Non-carbonaceous nanostructured support materials for low temperature fuel cell electrocatalystsAuthor(s): Maryam Yaldagard, Naser Seghatoleslami, Mohsen Jahanshahi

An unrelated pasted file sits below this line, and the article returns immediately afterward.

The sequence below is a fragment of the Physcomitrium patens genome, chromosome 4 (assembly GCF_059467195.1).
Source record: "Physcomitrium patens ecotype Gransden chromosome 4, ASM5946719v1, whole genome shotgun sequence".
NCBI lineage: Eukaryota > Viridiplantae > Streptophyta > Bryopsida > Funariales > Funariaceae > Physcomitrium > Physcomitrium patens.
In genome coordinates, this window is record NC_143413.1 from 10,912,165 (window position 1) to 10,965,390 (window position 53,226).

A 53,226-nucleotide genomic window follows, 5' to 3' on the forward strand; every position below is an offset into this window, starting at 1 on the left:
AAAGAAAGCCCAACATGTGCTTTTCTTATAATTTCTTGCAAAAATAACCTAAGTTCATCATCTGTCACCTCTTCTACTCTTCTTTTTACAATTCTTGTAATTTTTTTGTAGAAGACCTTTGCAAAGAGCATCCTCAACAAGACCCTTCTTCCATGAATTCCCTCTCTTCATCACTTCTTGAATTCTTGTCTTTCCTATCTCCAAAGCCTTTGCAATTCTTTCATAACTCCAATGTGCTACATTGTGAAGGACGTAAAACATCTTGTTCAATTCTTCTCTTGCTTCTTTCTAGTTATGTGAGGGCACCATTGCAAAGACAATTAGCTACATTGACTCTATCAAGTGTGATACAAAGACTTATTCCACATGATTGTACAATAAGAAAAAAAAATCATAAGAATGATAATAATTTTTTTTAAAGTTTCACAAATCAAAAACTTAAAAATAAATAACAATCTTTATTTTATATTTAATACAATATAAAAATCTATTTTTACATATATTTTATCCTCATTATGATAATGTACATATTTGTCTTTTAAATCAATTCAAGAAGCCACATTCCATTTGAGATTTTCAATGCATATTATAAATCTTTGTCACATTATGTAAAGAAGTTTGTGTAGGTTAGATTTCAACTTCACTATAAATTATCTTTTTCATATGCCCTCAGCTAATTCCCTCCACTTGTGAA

Highly dispersed platinum or platinum-based catalysts on a conductive support are commonly used as electrodematerials in low-temperature fuel cells, particularly the hydrogen PEMFC and the directmethanol PEMFC. The performance and durability/stability of these catalysts strongly depend on the characteristics of the support. Catalysts supported on high surface area carbon black are widely used in low temperature fuel cells. However, the corrosion of carbon black has been recognized as one of major causes of performance degradation and durability issues of lowtemperature fuel cells under high-potential conditions. So the need for alternative supports with outstanding physical and mechanical properties to carry out the successful reaction in catalyst layer and give a longer lifetime for the electrocatalysts is inevitable. The emergence of nanothechnology and development of nanostructure materials in recent years has opened up new avenues of materials development for lowtemperature fuel cells. This paper presents the performance with a variety of non-carbonaceous nanostructured based materials, e.g metal oxides and carbides nanowires (NWs), nanorods, the nanostructer of conductive polymers e.g. PAni / PPy nanofibers, and PAni / PPy nanowires as well as composites of these nanostructured catalyst support materials. So the present paper provides an overview of these nanostructured materials as low-temperature fuel cell catalyst supports. The improved characteristics of the nanostructured supports with respect to commercially used carbon black (Vulcan XC-72) and their effect on the electrochemical activity are highlighted. Additionally it reviews the literature on the synthesis of nanostructured-supported Pt electrocatalysts for proton exchange membrane (PEM) fuel cell catalyst loading reducing through the improvement of catalyst utilization and activity. The features of each synthetic method were also discussed based on the morphology of the synthesized catalysts.